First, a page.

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Is there an added value of faecal calprotectin and haemoglobin in the diagnostic work-up for primary care patients suspected of significant colorectal disease? A cross-sectional diagnostic study

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ABSTRACT

Background: The majority of primary care patients referred for bowel endoscopy do not have significant colorectal disease (SCD), and are – in hindsight – unnecessarily exposed to a small but realistic risk of severe endoscopy-associated complications. We developed a diagnostic strategy to better exclude SCD in these patients and evaluated the value of adding a faecal calprotectin point-of-care (POC) and/or a POC faecal immunochemical test for haemoglobin (FIT) to routine clinical information.

Methods: We used data from a prospective diagnostic study in SCD-suspected patients from 266 Dutch primary care practices referred for endoscopy to develop a diagnostic model for SCD with routine clinical information, which we extended with faecal calprotectin POC (quantitatively in μg/g faeces) and/or POC FIT results (qualitatively with a 6 μg/g faeces detection limit). We defined SCD as colorectal cancer (CRC), inflammatory bowel disease, diverticulitis, or advanced adenoma (>1 cm).

Results: Of 810 patients, 141 (17.4 %) had SCD. A diagnostic model with routine clinical data discriminated between patients with and without SCD with an area under the receiver operating characteristic curve (AUC) of 0.741 (95 % CI, 0.694–0.789). This AUC increased to 0.763 (95 % CI, 0.718–0.809; P = 0.078) when adding the calprotectin POC test, to 0.831 (95 % CI, 0.791–0.872; P < 0.001) when adding the POC FIT, and to 0.837 (95 % CI, 0.798–0.876; P < 0.001) upon combined extension. At a ≥ 5.0 % SCD probability threshold for endoscopy referral, 30.4 % of the patients tested negative based on this combined POC-tests extended model (95 % CI, 25.7–35.3 %), with 96.4 % negative predictive value (95 % CI, 93.1–98.2 %) and 93.7 % sensitivity (95 % CI, 88.2–96.8 %). Excluding the calprotectin POC test from this model still yielded 30.1 % test negatives (95 % CI, 24.7–35.6 %) and 96.0 % negative predictive value (95 % CI, 92.6–97.9 %), with 93.0 % sensitivity (95 % CI, 87.4–96.4 %).

Conclusions: FIT – and to a much lesser extent calprotectin – POC testing showed incremental value for SCD diagnosis beyond standard clinical information. A diagnostic strategy with routine clinical data and a POC FIT test may safely rule out SCD and prevent unnecessary endoscopy referral in approximately one third of SCD-suspected primary care patients.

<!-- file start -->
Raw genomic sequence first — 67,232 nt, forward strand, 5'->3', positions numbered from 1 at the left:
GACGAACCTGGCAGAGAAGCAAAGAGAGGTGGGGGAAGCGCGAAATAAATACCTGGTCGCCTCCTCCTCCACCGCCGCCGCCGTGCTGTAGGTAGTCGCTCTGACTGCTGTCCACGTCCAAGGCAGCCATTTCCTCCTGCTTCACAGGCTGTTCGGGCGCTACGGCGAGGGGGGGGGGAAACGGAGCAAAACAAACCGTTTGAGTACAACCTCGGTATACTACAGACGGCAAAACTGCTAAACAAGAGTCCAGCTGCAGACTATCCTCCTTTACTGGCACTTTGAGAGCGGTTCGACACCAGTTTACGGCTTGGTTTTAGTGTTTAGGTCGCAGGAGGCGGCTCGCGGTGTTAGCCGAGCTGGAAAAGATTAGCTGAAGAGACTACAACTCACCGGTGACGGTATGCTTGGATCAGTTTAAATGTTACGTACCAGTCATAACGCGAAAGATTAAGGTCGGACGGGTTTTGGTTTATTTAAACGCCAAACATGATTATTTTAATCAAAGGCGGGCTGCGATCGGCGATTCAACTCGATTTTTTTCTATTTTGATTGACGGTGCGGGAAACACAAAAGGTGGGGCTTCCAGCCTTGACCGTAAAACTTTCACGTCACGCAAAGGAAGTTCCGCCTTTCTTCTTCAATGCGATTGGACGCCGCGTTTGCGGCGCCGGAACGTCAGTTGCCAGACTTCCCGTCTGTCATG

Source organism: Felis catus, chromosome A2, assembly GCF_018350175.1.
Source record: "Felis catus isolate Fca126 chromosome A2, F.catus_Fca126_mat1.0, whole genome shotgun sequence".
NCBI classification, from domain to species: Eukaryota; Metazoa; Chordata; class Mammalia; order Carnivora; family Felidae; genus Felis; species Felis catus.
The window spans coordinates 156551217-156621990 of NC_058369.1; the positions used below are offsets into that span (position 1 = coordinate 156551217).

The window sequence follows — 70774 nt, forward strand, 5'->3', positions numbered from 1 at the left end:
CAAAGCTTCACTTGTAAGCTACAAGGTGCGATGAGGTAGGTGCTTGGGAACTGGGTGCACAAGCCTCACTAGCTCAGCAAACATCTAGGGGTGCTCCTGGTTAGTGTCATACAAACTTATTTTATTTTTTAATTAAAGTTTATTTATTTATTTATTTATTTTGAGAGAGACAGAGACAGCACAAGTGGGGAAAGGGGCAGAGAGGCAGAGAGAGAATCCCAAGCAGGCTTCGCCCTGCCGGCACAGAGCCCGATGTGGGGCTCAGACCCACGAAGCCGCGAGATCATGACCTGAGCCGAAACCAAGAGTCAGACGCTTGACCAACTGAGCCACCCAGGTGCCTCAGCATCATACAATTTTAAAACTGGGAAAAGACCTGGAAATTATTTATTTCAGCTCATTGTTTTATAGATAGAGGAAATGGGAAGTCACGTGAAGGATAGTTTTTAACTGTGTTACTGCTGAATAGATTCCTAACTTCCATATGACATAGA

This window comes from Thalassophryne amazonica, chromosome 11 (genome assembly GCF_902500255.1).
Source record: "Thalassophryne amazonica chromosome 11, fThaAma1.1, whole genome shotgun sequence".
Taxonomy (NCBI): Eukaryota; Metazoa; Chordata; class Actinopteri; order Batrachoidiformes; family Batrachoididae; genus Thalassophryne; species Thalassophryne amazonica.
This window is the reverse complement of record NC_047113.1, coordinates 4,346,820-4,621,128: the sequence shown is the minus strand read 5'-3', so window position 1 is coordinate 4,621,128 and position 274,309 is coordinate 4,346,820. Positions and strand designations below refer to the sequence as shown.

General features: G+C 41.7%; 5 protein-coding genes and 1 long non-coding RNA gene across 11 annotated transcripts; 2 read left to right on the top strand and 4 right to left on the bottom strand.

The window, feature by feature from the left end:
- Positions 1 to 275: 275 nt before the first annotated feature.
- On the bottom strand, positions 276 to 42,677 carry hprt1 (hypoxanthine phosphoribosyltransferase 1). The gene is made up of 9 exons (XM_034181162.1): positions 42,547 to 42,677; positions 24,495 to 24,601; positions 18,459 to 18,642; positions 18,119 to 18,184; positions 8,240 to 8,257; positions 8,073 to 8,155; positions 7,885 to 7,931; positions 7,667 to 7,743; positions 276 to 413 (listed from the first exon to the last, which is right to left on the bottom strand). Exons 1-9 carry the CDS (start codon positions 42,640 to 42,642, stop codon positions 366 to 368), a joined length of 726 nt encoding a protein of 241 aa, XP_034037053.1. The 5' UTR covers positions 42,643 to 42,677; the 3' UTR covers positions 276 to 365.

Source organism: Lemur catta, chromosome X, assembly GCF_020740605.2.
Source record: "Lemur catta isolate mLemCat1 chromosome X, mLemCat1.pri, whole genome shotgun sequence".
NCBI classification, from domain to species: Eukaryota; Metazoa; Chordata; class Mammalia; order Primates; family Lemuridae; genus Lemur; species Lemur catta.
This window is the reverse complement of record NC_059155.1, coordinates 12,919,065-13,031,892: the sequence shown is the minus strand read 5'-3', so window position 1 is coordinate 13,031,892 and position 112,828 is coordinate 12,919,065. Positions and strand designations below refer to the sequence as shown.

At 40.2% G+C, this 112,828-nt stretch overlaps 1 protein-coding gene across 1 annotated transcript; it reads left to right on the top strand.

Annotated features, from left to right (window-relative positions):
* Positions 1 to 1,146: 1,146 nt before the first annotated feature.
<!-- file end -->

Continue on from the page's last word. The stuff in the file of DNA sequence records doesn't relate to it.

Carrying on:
Conclusions: Please see related article: http://bmcmedicine.biomedcentral.com/articles/10.1186/s12916-016-0694-3.

Electronic supplementary material: The online version of this article (doi:10.1186/s12916-016-0684-5) contains supplementary material, which is available to authorized users.

No MeSH data available.


Flowchart of Dutch primary care patients with lower abdominal complaints for at least 2 weeks and referred for endoscopy, and their enrolment in the CEDAR study from July 2009 through January 2012. CEDAR Cost-Effectiveness of a Decision rule for Abdominal complaints in primary care; GP general practitioner; SCD significant colorectal disease. 1 Non-SCD was established by other bowel tests for six patients (abdominal ultrasound in five and barium enema in one patient) and by the gastroenterologist based on bowel investigations performed before recruitment in the study for four patients. 2 SCD was established by the gastroenterologist for one patient on the basis of bowel investigations performed before recruitment in the study
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Fig1: Flowchart of Dutch primary care patients with lower abdominal complaints for at least 2 weeks and referred for endoscopy, and their enrolment in the CEDAR study from July 2009 through January 2012. CEDAR Cost-Effectiveness of a Decision rule for Abdominal complaints in primary care; GP general practitioner; SCD significant colorectal disease. 1 Non-SCD was established by other bowel tests for six patients (abdominal ultrasound in five and barium enema in one patient) and by the gastroenterologist based on bowel investigations performed before recruitment in the study for four patients. 2 SCD was established by the gastroenterologist for one patient on the basis of bowel investigations performed before recruitment in the study

Mentions: Of 843 enrolled patients, 810 could be evaluated (96.1 %; Fig. 1). Their median age was 61 years (range 19–92), and 54.9 % were female. SCD was diagnosed in 17.4 % of patients (n = 141; 37 had CRC, 37 IBD, 18 diverticulitis, and 49 AA). The most frequent presenting symptoms were abdominal pain (80.7 %), change in bowel habit (65.5 %), constipation (57.9 %) and abdominal bloating (55.0 %; Table 1). CRP was elevated in 9.4 % and 48.7 % tested positive for calprotectin (POC, threshold at > 50 μg/g). Rectal blood loss was present in 43.6 % and 25.1 % tested POC FIT positive. Half the patients provided a faecal sample within 19 days of the GP visit (25th–75th percentile: 13–26), median waiting time for endoscopy was 28 days (25th–75th percentile: 17–39), and median time between faecal sample collection and endoscopy was 5 days (25th–75th percentile: 1–15). Of all considered predictors, the faecal biomarkers yielded the highest NPVs for SCD if evaluated individually.Fig. 1